Category Archives: Not Going to Buenos Aires

Not Going to Buenos Aires: Before, and After

The art show Not Going to Buenos Aires is over, but remains available online.  As one of the participating artists, I’ve come to realize the importance of this exhibition.  A visitor commented:  I came to the show with my friend; I don’t know any of the artists.   I didn’t think I’d want to have ‘pandemic art’ in my home.  But when I saw all of the artworks, together, I wanted to buy some work to mark this time.  (I’m happy to report she bought one of Janet Brooks’ Zoom Rooms, and five pieces from my wish you were here…. series.)

Zoom Room 3, Janet Brooks, acrylic and pencil on cradle board

wish you were here…. Terry Vatrt, mixed media

Whether or not we acknowledge and accept the reality of the pandemic, we are living in a significant historic moment.  Our daily lives and our corporate life have changed for a substantial and unknown period of time.   Our movements and interactions – everywhere! – are severely limited by the threat of illness and death. As artists we grappled with those limitations through the Not Going to Buenos Aires theme: inquire into the complexity of yearning to be anywhere other than the “here” of a pandemic shutdown.

As I wrote in a previous post six artists produce six very different responses.  Images and artist statements, available on our website, illustrate the variety of interpretations.

For some of the artists Not Going to Buenos Aires marks a significant change in their personal art practises.  Kate Scoones, with a laugh, refers to Before Not Going To Buenos Aires and After Not Going To Buenos Aires.

The spontaneity of the work I found to be just so rewarding and it kept me going.  I think that has made a huge shift in my art practise now.  I can forever say ‘Before Not Going to Buenos Aires’  I worked this way, and now I work this way – another way – a different way.

Among my Souvenirs, Kate Scoones, acrylic gouache on foamcore

Participating in Not Going to Buenos Aires was notable for Amy Marcus. (@amarcusx)  I was always a dabbler who made things.  I became somebody who could put something forward and feel that it was good enough to be accepted.  I could stand in that, and feel good about that.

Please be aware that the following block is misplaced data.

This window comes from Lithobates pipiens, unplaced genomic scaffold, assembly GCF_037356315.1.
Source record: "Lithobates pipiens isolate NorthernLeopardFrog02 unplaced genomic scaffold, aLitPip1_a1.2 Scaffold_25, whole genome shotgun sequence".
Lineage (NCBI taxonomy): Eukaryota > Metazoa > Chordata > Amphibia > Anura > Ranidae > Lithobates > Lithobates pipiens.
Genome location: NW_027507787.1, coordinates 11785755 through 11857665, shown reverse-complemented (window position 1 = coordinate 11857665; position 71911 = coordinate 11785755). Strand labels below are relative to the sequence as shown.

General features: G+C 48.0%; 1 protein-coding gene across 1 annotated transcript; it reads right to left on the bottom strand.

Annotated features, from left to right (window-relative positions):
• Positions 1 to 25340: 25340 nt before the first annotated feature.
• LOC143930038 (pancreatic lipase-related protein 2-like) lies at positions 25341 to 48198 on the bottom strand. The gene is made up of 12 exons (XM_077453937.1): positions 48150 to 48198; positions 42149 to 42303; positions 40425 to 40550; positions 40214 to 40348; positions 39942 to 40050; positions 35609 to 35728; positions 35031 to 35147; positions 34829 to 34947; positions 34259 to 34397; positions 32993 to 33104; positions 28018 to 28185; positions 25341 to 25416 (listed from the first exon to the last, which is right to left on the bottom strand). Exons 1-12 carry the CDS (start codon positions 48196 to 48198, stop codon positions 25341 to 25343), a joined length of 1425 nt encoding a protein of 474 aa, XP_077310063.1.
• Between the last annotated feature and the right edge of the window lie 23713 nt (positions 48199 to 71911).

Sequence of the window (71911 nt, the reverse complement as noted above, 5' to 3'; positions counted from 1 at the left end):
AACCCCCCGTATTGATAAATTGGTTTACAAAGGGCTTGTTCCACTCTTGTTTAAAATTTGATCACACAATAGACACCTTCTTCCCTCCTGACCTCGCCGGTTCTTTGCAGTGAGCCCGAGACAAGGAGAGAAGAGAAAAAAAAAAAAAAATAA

My Monkey Mind, Amy Marcus, embroidery

At the very least, participating in NGTBA gave me a project for the covid winter we endured.  Less time on screens and more time in the studio is always a good thing.

Like Kate I also learned to be open to new ways of working.  I created highly personal pieces.  I believed the assumption that being too personal in my work would seem pedestrian – not interesting to others, and only appeal to a limited audience.  I discovered the opposite is true.  The most personal artworks elicited the strongest positive responses.

bred in the bone, T. Vatrt, 2021, mixed media

bred in the bone, T. Vatrt, 2021, mixed media

In a Not Going to Buenos Aires debriefing meeting (on Zoom, of course!) Kate expanded on my observation.  You have to let things happen. They sit with you.  They come out.  The truer you are to that feeling, the truer the work will be.  And in spite of it feeling so personal – like it really comes out of you – it resonates with people. That’s what the person who purchased your work is going… ‘Oh!  This is coming from a place inside myself that I recognize.’

Participating in Not Going to Buenos Aires forced me to clarify my thoughts about the reality of living, and loss, during pandemic times.  Joanne Hewko agrees.  This project – having a framework to think about – and to do a deep dive intellectually into my thinking – was super useful.  I liked having something to really sink my teeth into.

Let’s end with Amy’s summary of  participating in Not Going to Buenos Aires :

I loved working with all of you.  I felt like it was a group effort.   I know everyone goes away and does what the do and that’s always one of the things that amazes me about a project – when everyone has the same topic and they create something that’s completely different. It’s just amazing, and  fascinating, and so soul satisfying to see what other people do.

Don’t be surprised to see Soul Satisfying  t-shirts this summer.  I suspect they could be very popular with artists.

 

Not Going to Buenos Aires – yet